Joy Williams’ The Quick and the Dead is unlike any novel I’ve read. What separates this book from a lot of writing is the ever shifting point of view, and the how characters enter and leave the narrative in ways that do not conform to any of the advice from the dozens of books on fiction writing.
If I had to pare down the prose for a blurb or a quick summary, I’d say this novel is about the boundaries between living and dying. The characters seem caught in a state where they are neither wholly alive nor dead yet. Some of them are paralyzed by grief, trapped by their televisions, haunted by the recently deceased, medicated, obsessed with their image, and regurgitating slogans. The novel takes place in Arizona, and the desert exerts its will upon the characters. Perhaps they are reflecting the life and death struggle of survival in the desert?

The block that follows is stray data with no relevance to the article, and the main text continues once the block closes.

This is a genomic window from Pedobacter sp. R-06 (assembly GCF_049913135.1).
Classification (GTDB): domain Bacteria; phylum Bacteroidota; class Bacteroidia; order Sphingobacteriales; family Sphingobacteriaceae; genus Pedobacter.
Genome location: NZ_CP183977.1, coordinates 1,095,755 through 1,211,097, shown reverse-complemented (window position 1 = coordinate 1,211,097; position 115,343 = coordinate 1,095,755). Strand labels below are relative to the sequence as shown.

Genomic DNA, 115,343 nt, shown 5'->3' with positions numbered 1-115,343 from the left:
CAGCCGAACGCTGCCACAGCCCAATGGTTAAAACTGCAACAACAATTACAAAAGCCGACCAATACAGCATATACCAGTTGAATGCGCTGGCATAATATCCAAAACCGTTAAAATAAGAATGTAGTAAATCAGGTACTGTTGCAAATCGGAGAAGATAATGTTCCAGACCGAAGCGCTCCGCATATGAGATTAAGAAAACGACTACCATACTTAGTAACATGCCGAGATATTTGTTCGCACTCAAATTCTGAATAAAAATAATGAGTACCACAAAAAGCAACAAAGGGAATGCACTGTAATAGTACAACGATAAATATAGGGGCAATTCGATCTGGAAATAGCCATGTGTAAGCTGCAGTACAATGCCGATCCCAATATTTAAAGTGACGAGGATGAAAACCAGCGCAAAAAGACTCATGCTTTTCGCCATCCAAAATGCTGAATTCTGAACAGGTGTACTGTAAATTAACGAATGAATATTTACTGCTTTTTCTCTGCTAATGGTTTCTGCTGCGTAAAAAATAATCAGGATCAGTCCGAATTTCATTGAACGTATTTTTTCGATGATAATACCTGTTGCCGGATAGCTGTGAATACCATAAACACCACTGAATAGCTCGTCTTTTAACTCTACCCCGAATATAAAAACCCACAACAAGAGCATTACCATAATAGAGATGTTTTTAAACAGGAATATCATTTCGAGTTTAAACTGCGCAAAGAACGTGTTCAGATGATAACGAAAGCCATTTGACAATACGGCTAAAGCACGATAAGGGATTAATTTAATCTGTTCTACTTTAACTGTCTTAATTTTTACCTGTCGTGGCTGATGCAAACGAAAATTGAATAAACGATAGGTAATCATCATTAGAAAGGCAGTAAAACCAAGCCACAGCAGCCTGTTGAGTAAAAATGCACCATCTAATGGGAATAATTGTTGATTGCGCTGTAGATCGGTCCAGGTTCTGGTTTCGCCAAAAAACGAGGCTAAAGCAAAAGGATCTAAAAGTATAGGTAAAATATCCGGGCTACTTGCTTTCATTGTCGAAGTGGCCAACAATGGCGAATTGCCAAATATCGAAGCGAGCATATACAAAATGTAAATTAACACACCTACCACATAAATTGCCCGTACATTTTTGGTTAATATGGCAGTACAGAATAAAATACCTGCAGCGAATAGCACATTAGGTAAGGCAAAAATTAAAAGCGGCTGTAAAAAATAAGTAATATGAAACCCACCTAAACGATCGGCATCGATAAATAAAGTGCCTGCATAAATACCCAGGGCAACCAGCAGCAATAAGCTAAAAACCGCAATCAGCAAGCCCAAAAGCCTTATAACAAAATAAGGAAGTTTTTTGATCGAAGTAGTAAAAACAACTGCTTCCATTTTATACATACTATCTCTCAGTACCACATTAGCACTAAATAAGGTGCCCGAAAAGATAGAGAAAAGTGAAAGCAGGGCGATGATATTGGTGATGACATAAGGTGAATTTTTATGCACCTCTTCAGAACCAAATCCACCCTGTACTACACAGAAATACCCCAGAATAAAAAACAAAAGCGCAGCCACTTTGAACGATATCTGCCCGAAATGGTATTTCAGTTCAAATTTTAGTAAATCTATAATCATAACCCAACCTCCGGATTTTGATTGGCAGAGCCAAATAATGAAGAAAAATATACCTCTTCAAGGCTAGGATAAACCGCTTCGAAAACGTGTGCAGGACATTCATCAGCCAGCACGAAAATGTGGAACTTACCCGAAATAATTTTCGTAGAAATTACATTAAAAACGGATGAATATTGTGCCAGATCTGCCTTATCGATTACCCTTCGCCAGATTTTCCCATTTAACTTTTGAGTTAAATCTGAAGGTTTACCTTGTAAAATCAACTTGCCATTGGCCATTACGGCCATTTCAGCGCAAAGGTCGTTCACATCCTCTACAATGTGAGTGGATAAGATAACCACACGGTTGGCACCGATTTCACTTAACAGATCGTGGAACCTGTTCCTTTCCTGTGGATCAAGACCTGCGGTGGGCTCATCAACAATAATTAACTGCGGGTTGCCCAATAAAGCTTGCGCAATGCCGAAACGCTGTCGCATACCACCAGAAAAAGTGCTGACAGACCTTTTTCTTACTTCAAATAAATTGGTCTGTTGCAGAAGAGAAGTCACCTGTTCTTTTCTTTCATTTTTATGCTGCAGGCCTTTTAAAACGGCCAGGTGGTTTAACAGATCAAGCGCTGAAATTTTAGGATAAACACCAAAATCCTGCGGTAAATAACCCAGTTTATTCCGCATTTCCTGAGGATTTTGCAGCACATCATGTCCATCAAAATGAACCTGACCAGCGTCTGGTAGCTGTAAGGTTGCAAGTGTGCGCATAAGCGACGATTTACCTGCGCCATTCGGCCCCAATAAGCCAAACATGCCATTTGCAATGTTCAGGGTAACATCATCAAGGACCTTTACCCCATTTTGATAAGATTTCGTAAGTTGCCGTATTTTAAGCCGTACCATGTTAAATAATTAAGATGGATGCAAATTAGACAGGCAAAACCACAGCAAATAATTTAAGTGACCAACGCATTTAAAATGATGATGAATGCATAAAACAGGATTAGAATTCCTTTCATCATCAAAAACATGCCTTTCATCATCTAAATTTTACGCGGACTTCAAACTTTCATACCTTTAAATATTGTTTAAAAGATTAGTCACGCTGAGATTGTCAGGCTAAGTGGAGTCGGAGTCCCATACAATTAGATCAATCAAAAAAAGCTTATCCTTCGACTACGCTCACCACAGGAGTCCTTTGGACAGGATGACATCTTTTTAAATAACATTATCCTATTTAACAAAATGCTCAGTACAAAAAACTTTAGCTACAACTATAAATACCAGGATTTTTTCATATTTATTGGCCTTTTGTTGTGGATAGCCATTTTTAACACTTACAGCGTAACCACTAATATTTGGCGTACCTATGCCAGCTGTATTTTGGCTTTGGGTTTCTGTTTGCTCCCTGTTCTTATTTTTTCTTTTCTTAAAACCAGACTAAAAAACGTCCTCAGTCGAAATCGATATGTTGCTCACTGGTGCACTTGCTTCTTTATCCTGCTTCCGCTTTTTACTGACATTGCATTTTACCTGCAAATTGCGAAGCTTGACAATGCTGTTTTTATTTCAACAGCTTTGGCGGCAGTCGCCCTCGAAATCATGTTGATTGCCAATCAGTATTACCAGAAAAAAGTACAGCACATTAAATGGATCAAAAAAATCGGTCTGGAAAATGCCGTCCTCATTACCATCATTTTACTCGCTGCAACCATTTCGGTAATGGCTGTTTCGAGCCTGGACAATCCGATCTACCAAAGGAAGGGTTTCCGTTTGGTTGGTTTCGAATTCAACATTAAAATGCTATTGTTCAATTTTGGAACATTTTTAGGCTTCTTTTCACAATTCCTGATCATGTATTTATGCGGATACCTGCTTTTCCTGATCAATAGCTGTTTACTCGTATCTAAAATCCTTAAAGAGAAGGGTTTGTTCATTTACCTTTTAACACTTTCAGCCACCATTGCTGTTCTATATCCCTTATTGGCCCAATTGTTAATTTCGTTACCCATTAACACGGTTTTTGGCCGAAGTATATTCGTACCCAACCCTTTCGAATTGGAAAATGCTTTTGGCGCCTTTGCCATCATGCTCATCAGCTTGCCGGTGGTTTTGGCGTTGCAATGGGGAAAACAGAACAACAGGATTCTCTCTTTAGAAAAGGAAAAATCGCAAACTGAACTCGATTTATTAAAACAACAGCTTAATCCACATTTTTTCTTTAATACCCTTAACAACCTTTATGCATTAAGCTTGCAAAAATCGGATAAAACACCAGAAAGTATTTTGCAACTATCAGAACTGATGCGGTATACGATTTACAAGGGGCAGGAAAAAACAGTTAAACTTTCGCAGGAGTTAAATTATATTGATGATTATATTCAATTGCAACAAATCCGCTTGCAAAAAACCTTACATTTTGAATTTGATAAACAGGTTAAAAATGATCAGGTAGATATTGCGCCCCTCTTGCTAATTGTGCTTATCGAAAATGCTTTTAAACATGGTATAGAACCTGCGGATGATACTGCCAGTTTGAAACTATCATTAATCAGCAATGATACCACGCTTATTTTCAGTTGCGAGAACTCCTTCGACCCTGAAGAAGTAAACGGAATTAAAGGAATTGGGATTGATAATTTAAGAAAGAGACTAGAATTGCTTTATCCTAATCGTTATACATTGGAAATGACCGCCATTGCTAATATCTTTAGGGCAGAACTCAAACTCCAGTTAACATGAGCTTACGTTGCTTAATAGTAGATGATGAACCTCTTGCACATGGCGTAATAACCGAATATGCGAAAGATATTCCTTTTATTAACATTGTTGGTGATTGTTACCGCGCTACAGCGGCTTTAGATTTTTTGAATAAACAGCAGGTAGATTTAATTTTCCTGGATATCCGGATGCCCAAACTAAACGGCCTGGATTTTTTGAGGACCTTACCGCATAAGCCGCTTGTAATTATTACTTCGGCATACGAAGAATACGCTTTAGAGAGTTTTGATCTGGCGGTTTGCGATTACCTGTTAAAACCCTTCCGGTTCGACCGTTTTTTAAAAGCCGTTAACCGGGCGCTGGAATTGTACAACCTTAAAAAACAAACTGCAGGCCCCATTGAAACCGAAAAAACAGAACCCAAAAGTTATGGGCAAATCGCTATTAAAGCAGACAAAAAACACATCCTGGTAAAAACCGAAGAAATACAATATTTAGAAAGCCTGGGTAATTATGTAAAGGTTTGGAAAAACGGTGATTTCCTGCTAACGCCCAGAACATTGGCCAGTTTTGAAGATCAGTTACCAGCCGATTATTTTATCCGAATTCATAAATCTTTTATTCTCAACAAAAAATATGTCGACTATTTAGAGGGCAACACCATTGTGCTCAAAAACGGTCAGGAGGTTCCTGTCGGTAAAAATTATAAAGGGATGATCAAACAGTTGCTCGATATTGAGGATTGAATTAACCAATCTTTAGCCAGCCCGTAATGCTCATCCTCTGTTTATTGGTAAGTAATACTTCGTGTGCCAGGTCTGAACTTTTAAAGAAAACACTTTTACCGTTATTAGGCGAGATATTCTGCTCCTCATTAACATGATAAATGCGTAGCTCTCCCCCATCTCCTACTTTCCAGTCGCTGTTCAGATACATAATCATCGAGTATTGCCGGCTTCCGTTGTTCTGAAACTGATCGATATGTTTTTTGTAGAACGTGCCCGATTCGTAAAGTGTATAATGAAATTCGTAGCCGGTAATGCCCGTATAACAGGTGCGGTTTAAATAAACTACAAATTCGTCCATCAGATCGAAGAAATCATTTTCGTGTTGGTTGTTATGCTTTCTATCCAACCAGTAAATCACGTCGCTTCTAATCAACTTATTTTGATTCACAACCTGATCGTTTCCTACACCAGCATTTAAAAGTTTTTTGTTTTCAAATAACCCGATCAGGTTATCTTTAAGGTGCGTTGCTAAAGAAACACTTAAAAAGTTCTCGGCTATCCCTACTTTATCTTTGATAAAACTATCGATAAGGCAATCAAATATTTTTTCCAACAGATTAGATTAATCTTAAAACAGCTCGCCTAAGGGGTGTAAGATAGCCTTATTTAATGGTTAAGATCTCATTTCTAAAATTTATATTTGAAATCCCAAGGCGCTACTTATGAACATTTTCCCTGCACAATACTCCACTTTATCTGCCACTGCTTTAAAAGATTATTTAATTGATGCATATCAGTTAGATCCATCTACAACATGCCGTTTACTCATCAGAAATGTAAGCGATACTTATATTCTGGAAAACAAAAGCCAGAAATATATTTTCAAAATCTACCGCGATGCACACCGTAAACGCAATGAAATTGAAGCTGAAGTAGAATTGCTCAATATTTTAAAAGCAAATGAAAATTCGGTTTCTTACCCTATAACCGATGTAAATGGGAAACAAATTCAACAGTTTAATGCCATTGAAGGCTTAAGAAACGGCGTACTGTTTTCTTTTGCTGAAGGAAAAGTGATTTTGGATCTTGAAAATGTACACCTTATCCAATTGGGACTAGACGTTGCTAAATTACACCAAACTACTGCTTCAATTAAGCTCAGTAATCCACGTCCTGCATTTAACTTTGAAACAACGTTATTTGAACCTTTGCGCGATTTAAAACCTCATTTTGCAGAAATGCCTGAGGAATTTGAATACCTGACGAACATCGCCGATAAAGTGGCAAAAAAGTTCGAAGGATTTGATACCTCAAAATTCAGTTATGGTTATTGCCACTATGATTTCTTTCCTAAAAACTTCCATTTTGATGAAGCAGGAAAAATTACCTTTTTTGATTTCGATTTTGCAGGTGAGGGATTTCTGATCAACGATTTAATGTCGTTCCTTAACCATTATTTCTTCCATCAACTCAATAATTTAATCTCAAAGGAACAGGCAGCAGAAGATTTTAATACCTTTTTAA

While this book wasn’t conventional, it was entertaining, interesting, intriguing, and raw.